Use this URL to cite or link to this record in EThOS: https://ethos.bl.uk/OrderDetails.do?uin=uk.bl.ethos.760293
Title: Human task switching and the role of inhibitory processes : a computational modelling and empirical approach
Author: Sexton, Nicholas J.
ISNI:       0000 0004 7432 2870
Awarding Body: Birkbeck, University of London
Current Institution: Birkbeck (University of London)
Date of Award: 2018
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Abstract:
Task switching is a behavioural paradigm within cognitive psychology that has been claimed to reflect the activity of high-level cognitive control processes. However, classic behavioural markers such as the (n-1) switch cost have also been shown to reflect a multitude of other cognitive processes. The n-2 repetition paradigm has proven more successful, with a behavioural measure (the n-2 repetition cost) agreed to be reflective of a cognitive inhibition mechanism (‘backward inhibition’). The present thesis develops computational models of task switching, including a backward inhibition model. The models are developed within the interactive-activation and competition (IAC) framework, as a development of an existing task switching model. Modelling is constrained by the general computational principles of the IAC framework and default parameter settings where these are shared with earlier models. The effect of specific novel parameter settings on behaviour is explored systematically. The backward inhibition model predicts a range of empirically observed behavioural phenomena including both n-1 switch and n-2 repetition costs, and the modulation of the n-2 repetition cost under certain circumstances, including the manipulation of intertrial intervals. A specific prediction of the model, the modulation of n-2 repetition costs according to switch direction when tasks are of different difficulties, is tested empirically, with results confirming and providing validation of the model. Finally, consideration is given to how such a backward inhibition model could be adapted to maximise performance benefits in different task switching contexts, via a process of parameter tuning.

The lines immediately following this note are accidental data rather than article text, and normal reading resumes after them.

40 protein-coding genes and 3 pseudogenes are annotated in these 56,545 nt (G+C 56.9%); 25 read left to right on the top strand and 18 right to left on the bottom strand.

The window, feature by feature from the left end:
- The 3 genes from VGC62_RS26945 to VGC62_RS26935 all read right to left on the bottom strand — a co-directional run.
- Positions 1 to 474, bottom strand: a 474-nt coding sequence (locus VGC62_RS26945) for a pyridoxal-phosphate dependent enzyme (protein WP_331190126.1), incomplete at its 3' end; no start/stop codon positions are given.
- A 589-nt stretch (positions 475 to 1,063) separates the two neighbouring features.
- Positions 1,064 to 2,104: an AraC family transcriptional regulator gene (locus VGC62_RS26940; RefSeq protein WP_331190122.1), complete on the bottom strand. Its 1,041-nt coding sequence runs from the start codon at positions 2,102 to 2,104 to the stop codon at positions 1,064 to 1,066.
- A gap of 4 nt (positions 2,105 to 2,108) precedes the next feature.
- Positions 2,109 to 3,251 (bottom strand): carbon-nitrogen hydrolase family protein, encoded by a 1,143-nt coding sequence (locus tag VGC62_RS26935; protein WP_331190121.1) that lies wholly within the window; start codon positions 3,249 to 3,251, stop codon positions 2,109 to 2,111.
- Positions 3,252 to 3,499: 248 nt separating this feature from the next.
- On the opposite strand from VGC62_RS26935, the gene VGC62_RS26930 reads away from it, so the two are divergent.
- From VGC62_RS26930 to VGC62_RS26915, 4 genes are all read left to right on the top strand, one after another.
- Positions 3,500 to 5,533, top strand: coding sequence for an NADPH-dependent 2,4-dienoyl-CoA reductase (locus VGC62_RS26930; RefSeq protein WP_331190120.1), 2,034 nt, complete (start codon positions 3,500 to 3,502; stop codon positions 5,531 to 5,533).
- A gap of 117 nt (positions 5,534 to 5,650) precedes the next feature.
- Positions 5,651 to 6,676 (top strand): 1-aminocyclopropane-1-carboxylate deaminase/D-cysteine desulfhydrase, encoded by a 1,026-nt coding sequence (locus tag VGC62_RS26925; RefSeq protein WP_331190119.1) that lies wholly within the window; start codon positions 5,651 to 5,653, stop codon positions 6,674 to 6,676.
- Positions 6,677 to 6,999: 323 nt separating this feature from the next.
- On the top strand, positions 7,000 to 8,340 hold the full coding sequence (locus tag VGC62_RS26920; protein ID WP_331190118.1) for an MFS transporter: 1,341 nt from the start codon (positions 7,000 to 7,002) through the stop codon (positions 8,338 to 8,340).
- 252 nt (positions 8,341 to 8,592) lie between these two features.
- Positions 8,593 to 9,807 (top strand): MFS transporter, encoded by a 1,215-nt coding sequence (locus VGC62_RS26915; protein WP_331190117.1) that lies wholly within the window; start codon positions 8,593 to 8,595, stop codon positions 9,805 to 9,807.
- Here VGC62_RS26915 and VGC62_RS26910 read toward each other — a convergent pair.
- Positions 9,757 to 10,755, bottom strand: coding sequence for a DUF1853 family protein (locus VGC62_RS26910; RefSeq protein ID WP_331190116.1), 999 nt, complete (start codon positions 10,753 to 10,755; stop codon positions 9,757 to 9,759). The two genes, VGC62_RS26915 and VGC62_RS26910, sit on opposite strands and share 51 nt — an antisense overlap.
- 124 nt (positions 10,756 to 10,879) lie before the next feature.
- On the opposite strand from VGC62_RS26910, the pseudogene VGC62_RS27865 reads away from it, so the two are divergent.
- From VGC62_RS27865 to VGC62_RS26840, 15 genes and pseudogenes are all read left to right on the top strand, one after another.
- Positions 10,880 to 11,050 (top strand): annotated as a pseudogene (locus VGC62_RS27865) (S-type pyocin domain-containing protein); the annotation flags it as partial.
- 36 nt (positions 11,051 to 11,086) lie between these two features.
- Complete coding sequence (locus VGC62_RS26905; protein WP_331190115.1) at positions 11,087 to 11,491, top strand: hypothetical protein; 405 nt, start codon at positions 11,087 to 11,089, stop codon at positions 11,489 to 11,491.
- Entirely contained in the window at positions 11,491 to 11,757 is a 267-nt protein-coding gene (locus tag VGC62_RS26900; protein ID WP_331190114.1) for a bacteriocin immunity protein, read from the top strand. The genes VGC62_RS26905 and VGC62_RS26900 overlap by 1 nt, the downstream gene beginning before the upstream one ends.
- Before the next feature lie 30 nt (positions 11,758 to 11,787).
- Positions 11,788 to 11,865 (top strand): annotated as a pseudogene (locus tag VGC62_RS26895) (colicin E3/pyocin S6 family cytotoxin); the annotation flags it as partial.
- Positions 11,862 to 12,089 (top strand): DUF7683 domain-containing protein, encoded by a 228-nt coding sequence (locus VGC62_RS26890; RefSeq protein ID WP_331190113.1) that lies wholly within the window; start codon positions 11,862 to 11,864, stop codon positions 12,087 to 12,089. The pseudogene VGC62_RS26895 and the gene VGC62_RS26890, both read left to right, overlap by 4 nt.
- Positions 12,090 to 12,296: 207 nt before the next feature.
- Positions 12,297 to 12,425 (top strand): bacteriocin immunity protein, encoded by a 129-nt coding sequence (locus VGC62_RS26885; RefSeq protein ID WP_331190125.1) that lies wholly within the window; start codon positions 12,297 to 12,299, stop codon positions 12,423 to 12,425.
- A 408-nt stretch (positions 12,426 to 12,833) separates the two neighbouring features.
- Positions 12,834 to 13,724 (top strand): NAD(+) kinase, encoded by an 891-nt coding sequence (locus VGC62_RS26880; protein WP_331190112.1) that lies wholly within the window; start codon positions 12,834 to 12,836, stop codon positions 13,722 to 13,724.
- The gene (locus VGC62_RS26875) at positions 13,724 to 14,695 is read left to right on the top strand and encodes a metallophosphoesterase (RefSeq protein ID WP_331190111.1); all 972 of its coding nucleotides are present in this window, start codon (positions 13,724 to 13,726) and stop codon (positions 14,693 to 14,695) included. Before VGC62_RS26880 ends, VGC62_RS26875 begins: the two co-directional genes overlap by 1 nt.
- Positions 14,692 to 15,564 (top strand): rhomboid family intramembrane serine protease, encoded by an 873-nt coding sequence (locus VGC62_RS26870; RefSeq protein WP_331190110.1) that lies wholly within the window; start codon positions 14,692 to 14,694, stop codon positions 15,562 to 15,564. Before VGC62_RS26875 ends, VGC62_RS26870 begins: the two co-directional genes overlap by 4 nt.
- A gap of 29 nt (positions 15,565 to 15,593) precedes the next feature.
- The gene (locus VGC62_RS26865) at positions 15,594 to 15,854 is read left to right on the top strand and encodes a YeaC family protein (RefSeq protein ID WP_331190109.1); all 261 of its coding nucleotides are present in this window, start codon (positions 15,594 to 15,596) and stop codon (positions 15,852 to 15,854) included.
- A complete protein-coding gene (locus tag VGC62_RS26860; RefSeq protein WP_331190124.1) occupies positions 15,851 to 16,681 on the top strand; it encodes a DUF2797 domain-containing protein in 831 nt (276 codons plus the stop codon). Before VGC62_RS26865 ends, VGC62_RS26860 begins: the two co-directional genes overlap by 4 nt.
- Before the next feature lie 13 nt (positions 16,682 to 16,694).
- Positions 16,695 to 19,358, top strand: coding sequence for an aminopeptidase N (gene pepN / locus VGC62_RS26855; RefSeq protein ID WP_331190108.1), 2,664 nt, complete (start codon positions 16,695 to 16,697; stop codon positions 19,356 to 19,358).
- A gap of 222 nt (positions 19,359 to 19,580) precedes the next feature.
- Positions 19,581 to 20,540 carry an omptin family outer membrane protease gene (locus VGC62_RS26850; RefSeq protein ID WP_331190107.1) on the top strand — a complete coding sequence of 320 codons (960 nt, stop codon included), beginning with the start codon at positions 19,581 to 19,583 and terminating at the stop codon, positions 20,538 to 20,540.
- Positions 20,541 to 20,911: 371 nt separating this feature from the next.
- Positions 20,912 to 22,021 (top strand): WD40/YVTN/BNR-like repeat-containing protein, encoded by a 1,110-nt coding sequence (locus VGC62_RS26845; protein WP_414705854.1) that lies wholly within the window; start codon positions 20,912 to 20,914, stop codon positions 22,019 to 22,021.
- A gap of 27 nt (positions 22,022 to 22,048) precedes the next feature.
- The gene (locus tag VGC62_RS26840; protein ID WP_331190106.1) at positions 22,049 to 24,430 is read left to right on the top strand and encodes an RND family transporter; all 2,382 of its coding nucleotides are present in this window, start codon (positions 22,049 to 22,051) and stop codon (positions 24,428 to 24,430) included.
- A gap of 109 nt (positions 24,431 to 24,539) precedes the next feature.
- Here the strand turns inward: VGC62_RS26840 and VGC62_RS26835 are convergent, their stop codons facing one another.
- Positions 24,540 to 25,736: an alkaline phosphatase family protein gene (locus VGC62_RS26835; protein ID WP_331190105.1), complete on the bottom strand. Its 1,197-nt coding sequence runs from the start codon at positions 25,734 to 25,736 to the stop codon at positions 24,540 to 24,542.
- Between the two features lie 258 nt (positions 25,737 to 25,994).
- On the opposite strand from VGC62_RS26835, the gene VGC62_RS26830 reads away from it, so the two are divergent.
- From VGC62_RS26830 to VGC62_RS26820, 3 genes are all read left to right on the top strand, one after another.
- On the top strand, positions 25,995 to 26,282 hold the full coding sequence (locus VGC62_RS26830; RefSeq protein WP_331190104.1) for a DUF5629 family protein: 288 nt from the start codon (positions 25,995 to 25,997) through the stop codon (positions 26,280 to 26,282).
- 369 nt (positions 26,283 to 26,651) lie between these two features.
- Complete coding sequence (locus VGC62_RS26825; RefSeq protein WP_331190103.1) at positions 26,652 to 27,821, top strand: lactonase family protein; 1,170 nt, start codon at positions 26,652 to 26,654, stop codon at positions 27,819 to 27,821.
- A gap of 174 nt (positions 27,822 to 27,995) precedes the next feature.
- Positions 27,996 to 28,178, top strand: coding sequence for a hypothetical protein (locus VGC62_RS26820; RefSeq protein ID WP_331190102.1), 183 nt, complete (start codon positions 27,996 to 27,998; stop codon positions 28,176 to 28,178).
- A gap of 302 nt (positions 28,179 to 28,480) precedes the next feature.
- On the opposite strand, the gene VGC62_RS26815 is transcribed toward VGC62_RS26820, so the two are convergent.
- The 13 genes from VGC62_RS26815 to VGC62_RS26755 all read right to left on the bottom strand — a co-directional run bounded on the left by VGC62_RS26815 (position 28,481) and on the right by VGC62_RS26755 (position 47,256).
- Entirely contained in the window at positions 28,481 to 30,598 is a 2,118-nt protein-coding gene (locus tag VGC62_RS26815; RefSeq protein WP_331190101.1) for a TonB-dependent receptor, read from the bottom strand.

Supervisor: Not available Sponsor: Not available
Qualification Name: Thesis (Ph.D.) Qualification Level: Doctoral
EThOS ID: uk.bl.ethos.760293  DOI: Not available
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